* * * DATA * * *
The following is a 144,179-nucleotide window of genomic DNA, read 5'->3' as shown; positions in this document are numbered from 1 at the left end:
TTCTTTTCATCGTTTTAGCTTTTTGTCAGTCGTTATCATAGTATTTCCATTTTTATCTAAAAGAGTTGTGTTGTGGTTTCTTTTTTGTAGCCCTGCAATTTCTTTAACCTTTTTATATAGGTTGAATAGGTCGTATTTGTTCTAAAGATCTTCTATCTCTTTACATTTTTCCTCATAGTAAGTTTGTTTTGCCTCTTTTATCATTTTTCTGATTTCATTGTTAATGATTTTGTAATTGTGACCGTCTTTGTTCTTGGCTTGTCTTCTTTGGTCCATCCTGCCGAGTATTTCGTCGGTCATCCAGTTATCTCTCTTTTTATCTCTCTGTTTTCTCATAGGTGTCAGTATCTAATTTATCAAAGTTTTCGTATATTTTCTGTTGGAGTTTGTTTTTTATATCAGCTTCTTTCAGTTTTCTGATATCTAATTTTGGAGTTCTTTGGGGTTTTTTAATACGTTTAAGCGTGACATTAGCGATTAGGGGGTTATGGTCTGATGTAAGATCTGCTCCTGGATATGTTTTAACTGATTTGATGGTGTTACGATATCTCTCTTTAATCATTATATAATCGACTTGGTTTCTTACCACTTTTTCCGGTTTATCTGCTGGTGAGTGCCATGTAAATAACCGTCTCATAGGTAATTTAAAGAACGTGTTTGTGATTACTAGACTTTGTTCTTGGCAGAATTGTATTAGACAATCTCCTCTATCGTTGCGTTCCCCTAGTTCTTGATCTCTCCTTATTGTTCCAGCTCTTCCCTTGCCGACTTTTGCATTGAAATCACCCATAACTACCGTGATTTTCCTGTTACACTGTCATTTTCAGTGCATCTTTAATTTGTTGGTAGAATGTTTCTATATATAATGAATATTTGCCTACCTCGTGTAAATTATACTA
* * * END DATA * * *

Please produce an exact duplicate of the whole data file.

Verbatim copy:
The following is a 144,179-nucleotide window of genomic DNA, read 5'->3' as shown; positions in this document are numbered from 1 at the left end:
TTCTTTTCATCGTTTTAGCTTTTTGTCAGTCGTTATCATAGTATTTCCATTTTTATCTAAAAGAGTTGTGTTGTGGTTTCTTTTTTGTAGCCCTGCAATTTCTTTAACCTTTTTATATAGGTTGAATAGGTCGTATTTGTTCTAAAGATCTTCTATCTCTTTACATTTTTCCTCATAGTAAGTTTGTTTTGCCTCTTTTATCATTTTTCTGATTTCATTGTTAATGATTTTGTAATTGTGACCGTCTTTGTTCTTGGCTTGTCTTCTTTGGTCCATCCTGCCGAGTATTTCGTCGGTCATCCAGTTATCTCTCTTTTTATCTCTCTGTTTTCTCATAGGTGTCAGTATCTAATTTATCAAAGTTTTCGTATATTTTCTGTTGGAGTTTGTTTTTTATATCAGCTTCTTTCAGTTTTCTGATATCTAATTTTGGAGTTCTTTGGGGTTTTTTAATACGTTTAAGCGTGACATTAGCGATTAGGGGGTTATGGTCTGATGTAAGATCTGCTCCTGGATATGTTTTAACTGATTTGATGGTGTTACGATATCTCTCTTTAATCATTATATAATCGACTTGGTTTCTTACCACTTTTTCCGGTTTATCTGCTGGTGAGTGCCATGTAAATAACCGTCTCATAGGTAATTTAAAGAACGTGTTTGTGATTACTAGACTTTGTTCTTGGCAGAATTGTATTAGACAATCTCCTCTATCGTTGCGTTCCCCTAGTTCTTGATCTCTCCTTATTGTTCCAGCTCTTCCCTTGCCGACTTTTGCATTGAAATCACCCATAACTACCGTGATTTTCCTGTTACACTGTCATTTTCAGTGCATCTTTAATTTGTTGGTAGAATGTTTCTATATATAATGAATATTTGCCTACCTCGTGTAAATTATACTA